Kill Wall Street before Wall Street kills America
By Mike Krauss
Bucks County Courier Times
Not so long ago, the words “banker” and” banking” were synonymous with prudence, probity and respectability. But say those words today, and across the U.S. and Europe tens of millions now react with anger and scorn.
Political power flows from wealth. In the decades after World War II, the American people built up perhaps the greatest and (this is the important part) most broadly shared wealth the world had known. A democratic economics insured a democratic politics.
But beginning in the 1970s, federal tax, budget and economic policy began to favor the concentration of wealth in the hands of the already wealthy. As wealth was concentrated, so too was political power.
Until well after World War II, the finance industry accounted for no more than about 18 percent of U.S. domestic profit. It was one among many important industries. But as U.S. manufacturing was dismantled in order to maximize corporate profit, and as banking was allowed to consolidate into the “too-big-to-fail” banks, by 2010 the finance industry grew to account for 60 percent of U.S. domestic profit.
The power of that wealth was projected in Washington through legalized bribes that now make a mockery of democratic elections, and gutted the regulation that once protected homeowners, pensioners, savers and investors. Fraud became a business model. Wall Street exploded in a riot of greed, finding ever more clever ways to extract wealth from the American people.
So great is Wall Street’s power in Washington, that when its recklessly leveraged house of cards came tumbling down in 2008, two presidents and the Congress tried to put it back together, rather than let it die the death it had earned.
Instead of coming to the aid of the American people, and allowing the many thousands of responsible American banks and many more thousands of responsible bankers to retake their industry and market share from the con men and criminals, Washington caved to the wealth of Wall Street.
And the barons went right back at it, using every device known to man — and apparently taught in U.S. business schools for much of the past fifty years — to continue their campaign to extract every last nickel from anybody they could, any way they could.
Hyperbole? If only.
The mortgage market was a criminal enterprise. Deceit and double dealing were standard in the interest rate and credit default swaps markets. The municipal bond market was rigged. Wall Street wizards like former New Jersey governor and U.S. senator Jon Corzine gambled for their own account with huge sums of clients’ money without their consent or knowledge — and lost big.
It’s still going on. Now, the news from London. It is called the biggest scandal in history. The numbers are mind boggling.
LIBOR is the London Interbank Offered Rate. It is the interest rate set daily by the big banks and affects the cost of an estimated $800 trillion of “financial instruments,” including credit cards, mortgages, corporate bonds and bank loans worldwide. It has been rigged — and regulators have known it was rigged since at least 2008.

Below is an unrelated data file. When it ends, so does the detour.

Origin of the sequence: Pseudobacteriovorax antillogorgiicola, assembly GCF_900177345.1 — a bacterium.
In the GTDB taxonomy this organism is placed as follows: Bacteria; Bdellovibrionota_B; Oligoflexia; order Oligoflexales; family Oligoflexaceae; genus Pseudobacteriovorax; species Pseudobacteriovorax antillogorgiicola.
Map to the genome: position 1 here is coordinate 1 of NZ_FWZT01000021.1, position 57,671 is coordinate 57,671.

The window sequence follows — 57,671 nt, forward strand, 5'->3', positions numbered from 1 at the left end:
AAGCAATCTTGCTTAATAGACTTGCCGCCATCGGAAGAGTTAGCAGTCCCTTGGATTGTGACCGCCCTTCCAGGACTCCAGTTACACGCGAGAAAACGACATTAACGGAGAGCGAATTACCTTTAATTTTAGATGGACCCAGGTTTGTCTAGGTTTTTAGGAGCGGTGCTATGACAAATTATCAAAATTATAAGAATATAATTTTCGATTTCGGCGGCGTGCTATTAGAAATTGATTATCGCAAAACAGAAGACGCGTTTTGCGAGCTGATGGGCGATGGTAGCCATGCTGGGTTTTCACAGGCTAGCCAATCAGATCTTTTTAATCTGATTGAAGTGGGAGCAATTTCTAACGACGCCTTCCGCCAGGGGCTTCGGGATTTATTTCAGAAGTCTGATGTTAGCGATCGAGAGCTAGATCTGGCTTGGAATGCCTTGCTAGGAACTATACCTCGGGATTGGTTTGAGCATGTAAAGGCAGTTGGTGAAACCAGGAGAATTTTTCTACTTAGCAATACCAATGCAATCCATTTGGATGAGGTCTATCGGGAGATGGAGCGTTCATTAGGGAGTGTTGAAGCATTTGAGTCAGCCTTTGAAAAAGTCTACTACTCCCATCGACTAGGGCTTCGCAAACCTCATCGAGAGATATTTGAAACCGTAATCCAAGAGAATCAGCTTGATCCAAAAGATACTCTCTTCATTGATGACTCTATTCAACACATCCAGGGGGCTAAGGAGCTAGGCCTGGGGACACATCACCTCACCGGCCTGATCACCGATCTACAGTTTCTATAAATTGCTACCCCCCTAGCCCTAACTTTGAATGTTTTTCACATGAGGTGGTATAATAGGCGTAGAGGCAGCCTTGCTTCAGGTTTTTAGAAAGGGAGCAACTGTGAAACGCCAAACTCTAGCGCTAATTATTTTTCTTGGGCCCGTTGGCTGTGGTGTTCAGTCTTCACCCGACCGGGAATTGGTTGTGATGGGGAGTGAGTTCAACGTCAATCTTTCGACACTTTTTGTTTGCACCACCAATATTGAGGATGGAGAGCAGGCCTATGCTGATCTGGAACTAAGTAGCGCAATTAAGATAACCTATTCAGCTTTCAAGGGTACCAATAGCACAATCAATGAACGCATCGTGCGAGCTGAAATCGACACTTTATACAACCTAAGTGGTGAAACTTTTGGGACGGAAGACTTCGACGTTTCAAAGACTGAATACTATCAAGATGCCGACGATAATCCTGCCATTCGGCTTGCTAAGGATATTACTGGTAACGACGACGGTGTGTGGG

So blatant is the fraud and criminality, that even the British newspaper The Economist, a bastion of 1 percent capitalism, had to lead its coverage of this latest and greatest scandal with a headline it has so far tried to avoid: “Banksters.”
The storm now centers on Barclay’s Bank in London, but it is growing and will engulf all the big banks. And once again, regulators and governments on both sides of the Atlantic will bark, but they will not bite. There will be some fines and someone will get fired and walk away with a $20 million dollar severance package. Poor baby.
Finance has usurped our democracy. How do we take back it back?
In the United States, there is again a great hue and cry to break up the big banks and reinstate the Glass-Steagall Act, which separated the banks and investment houses after the Great Depression, but was repealed by Democratic President Clinton and a Republican Congress when they bowed to Wall Street a decade ago.
Great ideas. Don’t hold your breath; at least, not in the United States. The barons own this Congress, they will own the next and they are placing their markers with both Obama and Romney.
Rather, states and municipalities, unions, foundations, churches and not for profit organizations, which control perhaps trillions of dollars and much of it on deposit with Wall Street, can take those dollars out of the Wall Street banks, bank locally and set up a network of public banks, to put the money of the American people to work for the American people.
There may not be much time. When Merrill Lynch went down in 2008, it was leveraged 42 to 1. Today, of the $230 trillion derivatives market — 15 times larger than the entire U.S. economy — 97 percent is held by five banks. Those bets are insanely leveraged at 200 and 300 to 1. One more bad bet of the kind JP Morgan CEO Jamie Diamon could not explain to Congress (at least, not under oath), and the entire economy could go with it.
It is no longer enough to regulate Wall Street. We must take the money back. Americans must kill Wall Street, before Wall Street kills America.